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Elon Musk Begs Advertisers to Return as Twitter's Revenue Plunges

X-formerly-Twitter is in deep trouble — and owner Elon Musk is on his knees, yet again, imploring advertisers to return.

While the New York Times reported last week that executives at the beleaguered platform had assured employees that 65 percent of advertisers had returned, documents obtained by Bloomberg show that revenue has overall cratered since owner Elon Musk took over in late 2022.

Now, Musk and CEO Linda Yaccarino are back in damage control mode, trying to scrounge up some much-needed funds at this year's Cannes Lions festival in southern France. The mercurial billionaire reportedly met with executives from the likes of the NFL, L'Oreal, Qualcomm, and Target, according to new reporting by the NYT.

But whether these measures will help Musk's hate speech-ridden echo chamber from bleeding hundreds of millions of dollars per quarter remains to be seen.


After all, who could forget that Musk quite literally told advertisers to go fuck themselves in November — fighting words that likely didn't sit well with the execs he's now pleading to return to X.

Responding to questions over running his mouth during his DealBook Summit tantrum last year, Musk sheepishly suggested that he didn't mean "advertisers as a whole."

"Advertisers have a right to appear next to content that they find compatible with their brands," he told ad giant WPP CEO Mark Read during an interview on Wednesday. "What is not cool is insisting that there can be no content that they disagree with on the platform."

"I do shoot myself in the foot from time to time, but at least you know it is genuine, not from the PR department," he admitted.

As Bloomberg's latest report shows, Musk's leadership has been disastrous for the platform. Revenue tanked by almost 40 percent in the first half of 2023 compared to the same period in 2022. The company lost a whopping $456 million in the first quarter of 2023 alone.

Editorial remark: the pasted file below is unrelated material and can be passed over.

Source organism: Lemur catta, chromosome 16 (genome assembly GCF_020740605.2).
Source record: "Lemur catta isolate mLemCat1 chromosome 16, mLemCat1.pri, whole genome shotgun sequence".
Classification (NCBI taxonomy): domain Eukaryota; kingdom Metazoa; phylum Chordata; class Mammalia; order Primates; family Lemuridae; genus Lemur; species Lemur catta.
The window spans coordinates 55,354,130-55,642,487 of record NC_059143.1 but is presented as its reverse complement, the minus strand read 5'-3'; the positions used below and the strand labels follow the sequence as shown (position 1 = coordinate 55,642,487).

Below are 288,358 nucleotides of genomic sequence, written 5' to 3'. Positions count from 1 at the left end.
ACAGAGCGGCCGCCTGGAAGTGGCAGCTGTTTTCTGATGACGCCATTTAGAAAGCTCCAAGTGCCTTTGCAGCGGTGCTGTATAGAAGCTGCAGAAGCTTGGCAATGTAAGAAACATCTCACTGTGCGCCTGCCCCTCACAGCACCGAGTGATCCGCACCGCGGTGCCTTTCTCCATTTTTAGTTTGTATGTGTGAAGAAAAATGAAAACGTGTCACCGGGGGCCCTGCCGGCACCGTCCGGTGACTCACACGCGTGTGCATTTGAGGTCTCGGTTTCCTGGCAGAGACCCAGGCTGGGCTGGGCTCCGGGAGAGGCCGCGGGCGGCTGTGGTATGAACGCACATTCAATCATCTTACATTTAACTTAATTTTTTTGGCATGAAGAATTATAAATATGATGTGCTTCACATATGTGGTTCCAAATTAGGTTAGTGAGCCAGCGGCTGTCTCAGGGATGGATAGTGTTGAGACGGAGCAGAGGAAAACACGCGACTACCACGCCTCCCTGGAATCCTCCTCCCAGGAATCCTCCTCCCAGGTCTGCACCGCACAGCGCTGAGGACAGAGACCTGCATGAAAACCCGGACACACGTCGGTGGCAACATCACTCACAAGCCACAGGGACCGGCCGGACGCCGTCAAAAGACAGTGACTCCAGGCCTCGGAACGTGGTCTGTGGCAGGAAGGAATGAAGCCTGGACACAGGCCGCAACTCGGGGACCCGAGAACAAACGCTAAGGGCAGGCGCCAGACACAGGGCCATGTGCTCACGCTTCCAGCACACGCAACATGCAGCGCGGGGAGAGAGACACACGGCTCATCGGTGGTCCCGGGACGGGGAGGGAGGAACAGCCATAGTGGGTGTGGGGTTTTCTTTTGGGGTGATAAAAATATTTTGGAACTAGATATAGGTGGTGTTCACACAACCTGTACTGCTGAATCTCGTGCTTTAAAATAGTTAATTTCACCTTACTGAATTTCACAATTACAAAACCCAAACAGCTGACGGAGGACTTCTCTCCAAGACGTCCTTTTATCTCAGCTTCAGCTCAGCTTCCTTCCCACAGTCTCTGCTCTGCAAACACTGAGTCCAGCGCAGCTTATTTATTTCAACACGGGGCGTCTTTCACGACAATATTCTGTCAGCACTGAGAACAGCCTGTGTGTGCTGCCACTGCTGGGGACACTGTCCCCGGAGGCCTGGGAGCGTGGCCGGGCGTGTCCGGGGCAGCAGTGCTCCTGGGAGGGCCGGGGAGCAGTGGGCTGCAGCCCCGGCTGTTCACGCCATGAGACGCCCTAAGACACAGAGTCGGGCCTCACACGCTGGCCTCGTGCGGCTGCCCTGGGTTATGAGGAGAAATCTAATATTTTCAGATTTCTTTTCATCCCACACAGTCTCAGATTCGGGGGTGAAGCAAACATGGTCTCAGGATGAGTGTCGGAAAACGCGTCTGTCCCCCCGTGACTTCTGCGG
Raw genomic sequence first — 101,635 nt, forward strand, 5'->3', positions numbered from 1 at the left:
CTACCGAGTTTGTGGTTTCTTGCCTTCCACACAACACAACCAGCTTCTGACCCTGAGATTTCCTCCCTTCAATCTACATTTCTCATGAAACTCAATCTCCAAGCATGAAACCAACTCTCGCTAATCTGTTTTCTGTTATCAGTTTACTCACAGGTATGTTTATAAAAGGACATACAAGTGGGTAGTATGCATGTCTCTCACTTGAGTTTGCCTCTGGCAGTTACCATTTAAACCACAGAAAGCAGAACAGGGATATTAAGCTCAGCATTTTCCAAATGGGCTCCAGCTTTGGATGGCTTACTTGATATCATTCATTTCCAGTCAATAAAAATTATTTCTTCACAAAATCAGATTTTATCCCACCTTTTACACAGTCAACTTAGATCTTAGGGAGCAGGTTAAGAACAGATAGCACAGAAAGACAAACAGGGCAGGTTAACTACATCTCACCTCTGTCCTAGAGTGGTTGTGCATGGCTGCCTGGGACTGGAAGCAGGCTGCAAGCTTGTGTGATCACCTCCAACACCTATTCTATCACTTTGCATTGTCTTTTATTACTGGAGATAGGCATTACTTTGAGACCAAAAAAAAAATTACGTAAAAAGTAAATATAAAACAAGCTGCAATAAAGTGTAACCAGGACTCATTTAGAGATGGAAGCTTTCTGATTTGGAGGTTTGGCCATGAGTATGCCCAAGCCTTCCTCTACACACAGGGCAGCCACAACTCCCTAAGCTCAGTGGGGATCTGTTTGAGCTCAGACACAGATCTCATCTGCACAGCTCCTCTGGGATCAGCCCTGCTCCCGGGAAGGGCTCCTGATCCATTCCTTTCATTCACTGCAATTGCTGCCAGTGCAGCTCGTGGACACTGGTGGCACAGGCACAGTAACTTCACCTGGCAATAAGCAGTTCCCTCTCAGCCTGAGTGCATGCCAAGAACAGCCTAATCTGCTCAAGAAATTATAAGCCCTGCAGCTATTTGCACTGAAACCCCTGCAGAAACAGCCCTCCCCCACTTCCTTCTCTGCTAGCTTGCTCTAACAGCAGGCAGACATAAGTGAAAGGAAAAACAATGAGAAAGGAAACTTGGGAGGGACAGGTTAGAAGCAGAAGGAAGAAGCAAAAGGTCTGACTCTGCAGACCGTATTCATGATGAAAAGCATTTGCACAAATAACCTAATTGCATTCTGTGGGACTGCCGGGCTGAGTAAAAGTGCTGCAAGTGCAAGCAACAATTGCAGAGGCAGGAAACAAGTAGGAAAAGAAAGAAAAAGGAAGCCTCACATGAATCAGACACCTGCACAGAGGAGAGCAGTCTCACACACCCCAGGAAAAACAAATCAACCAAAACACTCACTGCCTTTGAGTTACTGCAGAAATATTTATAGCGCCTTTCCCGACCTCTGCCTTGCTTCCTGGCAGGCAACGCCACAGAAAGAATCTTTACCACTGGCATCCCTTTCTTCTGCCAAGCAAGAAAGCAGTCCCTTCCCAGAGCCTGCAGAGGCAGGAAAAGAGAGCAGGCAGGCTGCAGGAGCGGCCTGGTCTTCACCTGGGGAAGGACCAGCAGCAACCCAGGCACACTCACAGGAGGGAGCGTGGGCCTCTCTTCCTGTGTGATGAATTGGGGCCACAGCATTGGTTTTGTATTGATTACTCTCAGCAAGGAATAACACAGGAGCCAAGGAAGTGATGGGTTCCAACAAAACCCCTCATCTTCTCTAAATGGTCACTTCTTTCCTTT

While it's unclear where the company stands in 2024, the documents paint a troubling picture of the company's financials, with Musk repeatedly making headlines for using the platform to further conspiracy theories, go on racist rants, and spread disinformation.

In other words, it's not exactly a place where execs are dying to stuff their advertising dollars.

Case in point, executives told Ad Age that they had no interest in listening to Musk and that he had been "antagonistic to causes and social issues that they care about."

Meanwhile, Musk used the opportunity this week to assure advertisers that AI — what else? — will once again save the day by making ads more relevant to customers.

"If you’re trying to reach senior decision makers, if you want to reach the most influential people in the world," Musk told Read, "the X platform is by far the best."

Yet millions of users, particularly in the US, continue to flee the platform as bots, scams, and spam proliferate, largely unchecked. Musk has also welcomed hate speech with open arms on Twitter, further alienating the platform's once sizable user base.

More on Twitter: Elon Musk Demands Money Back From Employees He Laid Off